Here's a Google Map to get you oriented. Volcán San Pedro is the farthest to the left, Tolimán is the northernmost of the paired cones and Atitlán is the southern one.
View Guatemala Volcanology in a larger map
We had time for visits to San Pedro La Laguna and a boat ride to Santiago Atitlán, and it was a great chance to do some relaxing sightseeing. I've seen some articles recently about the bad aspects of visiting Atitlan - they claim that the lake smells, is sludgy and brown, surrounded by robbers and banditos and all sorts of other nasty things. Well, I don't know what lake they were visiting, but I found very little of that to be the case. True, the lake is contaminated with bacteria from sewage and farm runoff, and I wouldn't recommend drinking the water, eating fish from it or going swimming, but there wasn't a bit of sludge in sight when I was there:
The water was perfectly clear the whole time we were on the boat, and you could see the bottom for a long ways out. (There have been some nasty algal blooms recently, which no doubt account for the warning about staying out of the water, but we didn't see anything visibly yucky on the way from San Pedro to Santiago.)
As for getting to the lake, there is one road (I'm not certain which) where bandits have pretty much made a business out of stopping vehicles and robbing people. It's fairly easy to avoid this road, however, and we had no problems despite being a bunch of gringos in a big shiny SUV. (No problems with people, anyway. The last bit of the road into San Pedro, which is basically switchbacks down the inside wall of the caldera, is crazy curvy, and not a bit of fun if there are buses on it with you. You can make the turns, but the buses can't, and it's impossible to see around the corners on the switchbacks. Drive really slow and honk a lot to let the bus drivers know you're there, because otherwise they'll run you off the road.)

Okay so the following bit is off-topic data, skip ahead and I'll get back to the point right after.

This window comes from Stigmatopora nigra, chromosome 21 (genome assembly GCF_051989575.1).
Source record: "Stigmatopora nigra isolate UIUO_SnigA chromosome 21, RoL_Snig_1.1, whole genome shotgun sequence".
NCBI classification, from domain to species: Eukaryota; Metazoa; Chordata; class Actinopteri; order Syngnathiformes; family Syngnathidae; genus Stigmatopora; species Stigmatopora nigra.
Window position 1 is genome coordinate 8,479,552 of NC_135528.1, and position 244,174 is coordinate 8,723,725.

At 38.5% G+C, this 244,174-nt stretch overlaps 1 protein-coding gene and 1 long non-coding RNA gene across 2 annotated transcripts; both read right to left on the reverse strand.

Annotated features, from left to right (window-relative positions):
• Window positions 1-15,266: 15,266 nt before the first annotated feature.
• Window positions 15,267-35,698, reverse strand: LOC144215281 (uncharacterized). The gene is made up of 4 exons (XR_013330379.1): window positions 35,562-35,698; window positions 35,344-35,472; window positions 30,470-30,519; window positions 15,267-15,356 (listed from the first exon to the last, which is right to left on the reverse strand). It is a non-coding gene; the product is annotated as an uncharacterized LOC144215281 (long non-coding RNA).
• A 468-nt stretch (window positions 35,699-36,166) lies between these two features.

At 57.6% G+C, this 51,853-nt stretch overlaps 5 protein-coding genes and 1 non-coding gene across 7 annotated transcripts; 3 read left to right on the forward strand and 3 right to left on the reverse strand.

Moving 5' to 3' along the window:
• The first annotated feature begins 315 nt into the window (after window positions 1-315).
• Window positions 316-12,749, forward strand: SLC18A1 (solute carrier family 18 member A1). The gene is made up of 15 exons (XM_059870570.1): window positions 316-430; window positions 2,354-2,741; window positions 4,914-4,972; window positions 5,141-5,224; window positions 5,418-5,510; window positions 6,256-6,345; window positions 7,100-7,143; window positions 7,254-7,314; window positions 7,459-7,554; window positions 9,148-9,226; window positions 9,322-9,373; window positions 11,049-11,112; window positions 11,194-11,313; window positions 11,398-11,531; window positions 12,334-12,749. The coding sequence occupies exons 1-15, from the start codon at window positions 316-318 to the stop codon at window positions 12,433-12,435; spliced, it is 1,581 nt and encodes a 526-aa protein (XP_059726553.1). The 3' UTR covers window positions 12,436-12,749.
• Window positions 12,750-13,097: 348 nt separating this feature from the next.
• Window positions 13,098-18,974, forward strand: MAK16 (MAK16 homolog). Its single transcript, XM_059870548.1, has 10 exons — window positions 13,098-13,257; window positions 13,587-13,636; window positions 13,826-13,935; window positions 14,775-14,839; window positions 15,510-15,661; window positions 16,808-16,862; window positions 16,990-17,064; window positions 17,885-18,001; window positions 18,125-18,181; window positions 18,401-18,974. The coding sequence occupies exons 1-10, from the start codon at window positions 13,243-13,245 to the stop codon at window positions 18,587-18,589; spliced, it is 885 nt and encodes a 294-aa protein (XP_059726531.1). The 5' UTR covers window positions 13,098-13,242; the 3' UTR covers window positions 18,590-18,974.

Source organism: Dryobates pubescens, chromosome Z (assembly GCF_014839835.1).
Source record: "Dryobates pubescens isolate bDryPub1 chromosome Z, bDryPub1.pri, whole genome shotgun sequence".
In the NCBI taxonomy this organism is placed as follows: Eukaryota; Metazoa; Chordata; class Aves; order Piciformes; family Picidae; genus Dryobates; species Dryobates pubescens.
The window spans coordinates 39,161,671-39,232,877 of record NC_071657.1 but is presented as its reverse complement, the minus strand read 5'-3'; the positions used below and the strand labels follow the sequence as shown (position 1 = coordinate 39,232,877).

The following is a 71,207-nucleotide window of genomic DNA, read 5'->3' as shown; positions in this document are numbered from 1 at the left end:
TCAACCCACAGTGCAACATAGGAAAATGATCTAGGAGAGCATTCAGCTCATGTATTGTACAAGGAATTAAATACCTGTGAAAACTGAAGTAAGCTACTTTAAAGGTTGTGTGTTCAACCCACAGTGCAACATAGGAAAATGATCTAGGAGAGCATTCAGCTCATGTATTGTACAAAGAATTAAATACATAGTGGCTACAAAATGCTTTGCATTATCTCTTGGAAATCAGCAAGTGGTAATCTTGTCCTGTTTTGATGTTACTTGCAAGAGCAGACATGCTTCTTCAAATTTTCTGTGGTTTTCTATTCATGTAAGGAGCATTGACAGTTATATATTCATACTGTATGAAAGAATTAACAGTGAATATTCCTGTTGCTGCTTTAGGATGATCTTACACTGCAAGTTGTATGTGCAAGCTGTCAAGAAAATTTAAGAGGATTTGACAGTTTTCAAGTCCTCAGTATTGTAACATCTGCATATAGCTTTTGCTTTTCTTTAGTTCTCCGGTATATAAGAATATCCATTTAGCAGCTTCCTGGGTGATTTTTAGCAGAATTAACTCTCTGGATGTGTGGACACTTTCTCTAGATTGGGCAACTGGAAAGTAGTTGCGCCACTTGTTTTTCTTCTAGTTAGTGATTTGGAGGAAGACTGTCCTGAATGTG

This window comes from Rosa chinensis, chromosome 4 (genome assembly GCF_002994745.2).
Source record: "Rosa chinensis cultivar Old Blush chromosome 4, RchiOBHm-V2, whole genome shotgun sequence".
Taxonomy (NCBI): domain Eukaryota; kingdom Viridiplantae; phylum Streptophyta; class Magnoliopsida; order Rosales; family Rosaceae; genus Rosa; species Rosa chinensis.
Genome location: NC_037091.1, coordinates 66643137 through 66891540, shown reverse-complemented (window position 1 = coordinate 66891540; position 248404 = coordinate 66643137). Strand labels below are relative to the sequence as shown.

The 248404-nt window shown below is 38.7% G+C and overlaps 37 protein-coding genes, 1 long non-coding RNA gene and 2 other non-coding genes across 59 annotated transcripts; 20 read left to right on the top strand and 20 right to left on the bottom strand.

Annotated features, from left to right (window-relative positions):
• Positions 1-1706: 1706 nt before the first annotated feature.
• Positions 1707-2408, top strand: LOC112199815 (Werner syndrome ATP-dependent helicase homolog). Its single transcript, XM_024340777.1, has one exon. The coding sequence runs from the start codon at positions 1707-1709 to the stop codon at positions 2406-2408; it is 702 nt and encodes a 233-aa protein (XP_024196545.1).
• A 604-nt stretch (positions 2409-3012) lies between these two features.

In San Pedro, we stayed at the Hotel Mikasa, which is very nicely appointed (hot showers without exposed electrical wires!) and has a great European-Spanish restaurant on the roof (I definitely recommend the paella.) San Pedro is a bit of a hippie town - there are a lot of transplanted gringos and massage parlors (real ones) and solar-powered hot tubs - but it's pretty quiet, and has some interesting shops. And a great view first thing in the morning:
Santiago Atitlán has a much bigger population of the native Mayan groups, but it seems to be a major stop on the tourist route, because the main road is pretty much lined with shops and crawling with loud, clueless Americans. (It took me ten minutes of waiting to get a photo without a tour group in it!) The shops have some beautiful textiles, however, and there seem to be quite a few local artists who sell their work.
The boat ride was fun, although if there had been any more people in there I think the sides would have been about an inch above the water. Talk about a low rider! The boat service is fairly reliable, though, and only costs about five dollars for a two-way trip.
It was fun to go shopping there, but I'm sure we would have seen much more interesting things if we'd had more than an afternoon. Alas, we had to drive back to Guatemala City later that night, so we didn't have the opportunity for exploration. The views on the boat ride, however, totally made up for the short trip:
My recommendation is that Lago de Atitlán is definitely not to be missed. The smaller towns like San Pedro and Santiago Atitlán are difficult to get to but worth the trip, and the larger ones (like Panajachel) have a lot to offer as well. And they're all a boat ride away from each other!